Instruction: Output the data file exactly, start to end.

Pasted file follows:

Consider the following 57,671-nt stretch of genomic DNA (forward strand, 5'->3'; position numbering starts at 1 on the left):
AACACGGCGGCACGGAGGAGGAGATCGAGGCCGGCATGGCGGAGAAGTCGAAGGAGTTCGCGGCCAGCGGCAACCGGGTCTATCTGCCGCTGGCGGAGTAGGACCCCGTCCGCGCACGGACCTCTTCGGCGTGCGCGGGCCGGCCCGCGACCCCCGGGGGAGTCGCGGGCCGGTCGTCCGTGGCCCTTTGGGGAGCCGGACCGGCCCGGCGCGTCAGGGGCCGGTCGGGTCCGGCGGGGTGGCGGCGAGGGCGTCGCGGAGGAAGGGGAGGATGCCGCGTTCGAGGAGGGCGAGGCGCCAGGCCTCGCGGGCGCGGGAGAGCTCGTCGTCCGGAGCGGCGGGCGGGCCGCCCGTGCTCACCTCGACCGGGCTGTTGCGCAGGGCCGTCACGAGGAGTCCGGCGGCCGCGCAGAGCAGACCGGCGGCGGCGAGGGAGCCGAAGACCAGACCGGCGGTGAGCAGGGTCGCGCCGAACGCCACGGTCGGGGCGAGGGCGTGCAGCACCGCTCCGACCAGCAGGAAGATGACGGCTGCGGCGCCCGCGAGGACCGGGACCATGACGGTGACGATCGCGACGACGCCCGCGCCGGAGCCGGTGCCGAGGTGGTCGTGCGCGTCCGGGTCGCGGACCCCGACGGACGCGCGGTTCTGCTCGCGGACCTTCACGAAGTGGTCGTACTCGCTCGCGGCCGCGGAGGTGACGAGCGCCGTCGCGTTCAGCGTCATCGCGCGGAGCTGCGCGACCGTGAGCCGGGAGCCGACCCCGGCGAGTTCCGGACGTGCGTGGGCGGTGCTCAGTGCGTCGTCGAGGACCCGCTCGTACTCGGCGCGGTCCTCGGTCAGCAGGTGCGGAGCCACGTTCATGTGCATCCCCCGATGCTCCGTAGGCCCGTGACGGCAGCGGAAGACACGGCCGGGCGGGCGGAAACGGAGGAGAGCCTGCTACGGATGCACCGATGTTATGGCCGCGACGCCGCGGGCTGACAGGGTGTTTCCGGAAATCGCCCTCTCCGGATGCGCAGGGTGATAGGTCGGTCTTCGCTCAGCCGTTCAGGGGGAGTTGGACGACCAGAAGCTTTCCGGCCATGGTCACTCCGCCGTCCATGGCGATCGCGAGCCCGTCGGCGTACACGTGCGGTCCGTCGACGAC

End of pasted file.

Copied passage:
Consider the following 57,671-nt stretch of genomic DNA (forward strand, 5'->3'; position numbering starts at 1 on the left):
AACACGGCGGCACGGAGGAGGAGATCGAGGCCGGCATGGCGGAGAAGTCGAAGGAGTTCGCGGCCAGCGGCAACCGGGTCTATCTGCCGCTGGCGGAGTAGGACCCCGTCCGCGCACGGACCTCTTCGGCGTGCGCGGGCCGGCCCGCGACCCCCGGGGGAGTCGCGGGCCGGTCGTCCGTGGCCCTTTGGGGAGCCGGACCGGCCCGGCGCGTCAGGGGCCGGTCGGGTCCGGCGGGGTGGCGGCGAGGGCGTCGCGGAGGAAGGGGAGGATGCCGCGTTCGAGGAGGGCGAGGCGCCAGGCCTCGCGGGCGCGGGAGAGCTCGTCGTCCGGAGCGGCGGGCGGGCCGCCCGTGCTCACCTCGACCGGGCTGTTGCGCAGGGCCGTCACGAGGAGTCCGGCGGCCGCGCAGAGCAGACCGGCGGCGGCGAGGGAGCCGAAGACCAGACCGGCGGTGAGCAGGGTCGCGCCGAACGCCACGGTCGGGGCGAGGGCGTGCAGCACCGCTCCGACCAGCAGGAAGATGACGGCTGCGGCGCCCGCGAGGACCGGGACCATGACGGTGACGATCGCGACGACGCCCGCGCCGGAGCCGGTGCCGAGGTGGTCGTGCGCGTCCGGGTCGCGGACCCCGACGGACGCGCGGTTCTGCTCGCGGACCTTCACGAAGTGGTCGTACTCGCTCGCGGCCGCGGAGGTGACGAGCGCCGTCGCGTTCAGCGTCATCGCGCGGAGCTGCGCGACCGTGAGCCGGGAGCCGACCCCGGCGAGTTCCGGACGTGCGTGGGCGGTGCTCAGTGCGTCGTCGAGGACCCGCTCGTACTCGGCGCGGTCCTCGGTCAGCAGGTGCGGAGCCACGTTCATGTGCATCCCCCGATGCTCCGTAGGCCCGTGACGGCAGCGGAAGACACGGCCGGGCGGGCGGAAACGGAGGAGAGCCTGCTACGGATGCACCGATGTTATGGCCGCGACGCCGCGGGCTGACAGGGTGTTTCCGGAAATCGCCCTCTCCGGATGCGCAGGGTGATAGGTCGGTCTTCGCTCAGCCGTTCAGGGGGAGTTGGACGACCAGAAGCTTTCCGGCCATGGTCACTCCGCCGTCCATGGCGATCGCGAGCCCGTCGGCGTACACGTGCGGTCCGTCGACGAC